Maybe Something Beautiful: How Art Transformed a Neighborhood Reviews

UPDATE TIME: 2017-09-17 
Review Score: 4 out of 5 star From 14 user ratings

"While reading this book, I made a text-to-text connection. What this means is that I was able to relate this text to another book I have read. This is going to sound weird, but I connected it to "If You Give A Dog A Donut" by Laura Numeroff. In this book, the little boy gives his dog a donut, which then leads the dog to want apple juice and the spiral continues. In the book, "Maybe Something Beautiful" by F. Isabel Campoy and Theresa Howell a little girl puts up a picture of the sun in the alley as well as hands some of her art out to the community. By doing this, she starts a spiral effect and the whole community ends up painting murals in the once gray city. I just thought both of these books connected because it's powerful what one action can do. Simple actions can create these spiral effects (or butterfly effects) and have bigger and positive implications." said.

"Maybe Something Beautiful: How Art Transformed a Neighborhood by F. Isabel Campoy and Theresa Howell, Illustrated by Rafael Lopez (Houghton Mifflin Harcourt, 2016)

Publisher’s age range: Ages 4-7
My recommended age range: Ages 4-9

Colors explode off the page in Maybe Something Beautiful: How Art Transformed a Neighborhood, a picture book based on the true story of a transformation of a San Diego neighborhood from a gray place where people looked down when they walked to a colorful community where everyone came together to make a difference. The artwork and use of color reflect the transformation from gray to grandiose, drab to dramatic, with innovative uses of color that inspire readers to become creators. This title would be a fantastic one to read aloud to a group of children about to embark on a creative project and or community service activity. An extra bonus is the fact that the illustrator is the artist who was responsible for the murals that changed San Diego’s East Village. Pick this book up, and prepare to be inspired!
" said.

"Content Notes for this book: really the only thing I can think to warn about is that a police officer is depicted as walking up to a Latina kid painting on a wall and he responds by asking if he can paint too, so I if I was a parent I would want to have a conversation with my kid about how to be safe around police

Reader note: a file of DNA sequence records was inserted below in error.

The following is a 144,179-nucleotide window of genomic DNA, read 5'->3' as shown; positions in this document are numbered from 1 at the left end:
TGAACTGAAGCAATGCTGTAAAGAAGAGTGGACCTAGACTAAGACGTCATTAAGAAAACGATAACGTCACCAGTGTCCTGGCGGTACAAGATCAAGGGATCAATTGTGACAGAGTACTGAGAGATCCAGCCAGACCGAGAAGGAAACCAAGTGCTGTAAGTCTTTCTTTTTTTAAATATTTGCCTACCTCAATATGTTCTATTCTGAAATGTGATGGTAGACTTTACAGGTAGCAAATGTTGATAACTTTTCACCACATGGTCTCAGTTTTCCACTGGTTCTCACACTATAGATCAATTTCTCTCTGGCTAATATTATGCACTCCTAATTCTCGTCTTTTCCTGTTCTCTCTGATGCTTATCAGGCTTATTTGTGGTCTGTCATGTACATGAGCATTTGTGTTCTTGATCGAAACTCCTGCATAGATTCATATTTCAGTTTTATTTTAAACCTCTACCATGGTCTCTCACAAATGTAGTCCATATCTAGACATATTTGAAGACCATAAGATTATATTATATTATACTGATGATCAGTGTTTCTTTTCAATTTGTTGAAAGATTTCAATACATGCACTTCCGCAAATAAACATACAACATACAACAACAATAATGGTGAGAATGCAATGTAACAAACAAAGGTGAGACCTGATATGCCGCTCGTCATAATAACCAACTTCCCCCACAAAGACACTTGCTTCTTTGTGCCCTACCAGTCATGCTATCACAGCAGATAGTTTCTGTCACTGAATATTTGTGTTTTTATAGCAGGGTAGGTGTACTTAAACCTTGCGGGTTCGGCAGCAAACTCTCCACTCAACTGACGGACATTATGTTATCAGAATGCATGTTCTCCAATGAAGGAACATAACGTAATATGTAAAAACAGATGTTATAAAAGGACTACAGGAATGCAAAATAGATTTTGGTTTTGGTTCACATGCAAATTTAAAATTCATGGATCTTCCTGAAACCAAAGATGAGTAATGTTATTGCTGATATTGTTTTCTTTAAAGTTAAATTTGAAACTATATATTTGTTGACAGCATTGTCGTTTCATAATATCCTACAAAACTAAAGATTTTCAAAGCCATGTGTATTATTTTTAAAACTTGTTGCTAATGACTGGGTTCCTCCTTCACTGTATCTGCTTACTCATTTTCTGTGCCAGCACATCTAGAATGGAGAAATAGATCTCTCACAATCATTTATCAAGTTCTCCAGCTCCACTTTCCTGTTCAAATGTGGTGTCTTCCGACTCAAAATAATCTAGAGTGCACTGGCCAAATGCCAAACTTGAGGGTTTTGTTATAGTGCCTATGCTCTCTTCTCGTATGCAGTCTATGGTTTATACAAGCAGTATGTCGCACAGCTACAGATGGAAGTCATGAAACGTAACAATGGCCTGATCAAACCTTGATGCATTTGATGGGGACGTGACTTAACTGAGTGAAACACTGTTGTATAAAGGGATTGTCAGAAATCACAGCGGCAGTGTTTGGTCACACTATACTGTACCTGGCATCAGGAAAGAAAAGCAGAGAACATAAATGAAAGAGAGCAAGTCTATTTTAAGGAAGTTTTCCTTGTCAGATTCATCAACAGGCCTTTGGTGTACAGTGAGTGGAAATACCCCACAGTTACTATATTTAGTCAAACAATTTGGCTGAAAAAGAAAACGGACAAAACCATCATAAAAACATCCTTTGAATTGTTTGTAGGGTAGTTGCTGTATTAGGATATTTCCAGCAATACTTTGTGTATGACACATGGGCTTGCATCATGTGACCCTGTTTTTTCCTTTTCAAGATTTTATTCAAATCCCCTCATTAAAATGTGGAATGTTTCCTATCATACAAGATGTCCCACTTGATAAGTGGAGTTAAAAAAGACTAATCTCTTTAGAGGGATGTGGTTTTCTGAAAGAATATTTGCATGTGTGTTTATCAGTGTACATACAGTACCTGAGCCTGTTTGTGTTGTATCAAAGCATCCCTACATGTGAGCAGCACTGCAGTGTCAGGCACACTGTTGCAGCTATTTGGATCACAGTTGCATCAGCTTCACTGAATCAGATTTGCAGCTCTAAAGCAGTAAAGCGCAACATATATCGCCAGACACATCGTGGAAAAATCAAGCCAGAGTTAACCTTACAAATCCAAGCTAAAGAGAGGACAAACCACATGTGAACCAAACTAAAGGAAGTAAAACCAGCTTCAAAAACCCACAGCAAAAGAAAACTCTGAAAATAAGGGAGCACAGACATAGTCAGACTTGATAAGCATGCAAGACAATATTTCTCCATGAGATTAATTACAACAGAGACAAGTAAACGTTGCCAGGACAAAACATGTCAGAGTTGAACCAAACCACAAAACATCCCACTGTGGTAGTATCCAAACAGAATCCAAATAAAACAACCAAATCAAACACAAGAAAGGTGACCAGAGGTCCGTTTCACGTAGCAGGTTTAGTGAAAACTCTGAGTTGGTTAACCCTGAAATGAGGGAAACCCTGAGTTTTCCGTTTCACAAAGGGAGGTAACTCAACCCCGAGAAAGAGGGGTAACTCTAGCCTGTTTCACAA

This book is AMAZING. It's based on the story of a wife and husband team (Candice and Rafael Lopez) who are/were community activists in San Diego who helped get their entire community involved in creating art for all. Instead of telling their story directly, the book uses a little girl (Mira) as the protagonist who wants to bring color and beauty to her neighborhood. Some nice touches are a) they had Rafael as the illustrator of the book! and b) they insert Candice Lopez as a side character in the story.

Mira works to brighten up her community by giving art to the people she meets, but she feels like it isn't enough, until she meets a man who is a muralist who helps her unlock both her own art and the art of her entire community. The characters are diverse, and the art is bright and popping and evocative, and of course, it's based on actual community organizers. What's not to love???
" said.

" bookaday #53. outstanding art work - by the muralist the book is loosely based upon - urban art trail movement started in San Diego. Wish it was available in Spanish. " said.

" In this day and age when funds for the arts is in danger, it's stories like this that show the importance of them. " said.

" A beautiful true story about a community art project in San Diego. Wonderful! " said.

" "Wherever Mira and the man went, art followed like the string of a kite." Heart-warming story loosely based on true events in a San Diego neighborhood. Beautifully illustrated by the "inspiration for the character of the muralist." " said.

" As arts education budgets get slashed or eliminated completely, here's yet another example of why we must fight for children to have beauty, light, color, and hope in their lives. Because that's what art gives them. " said.

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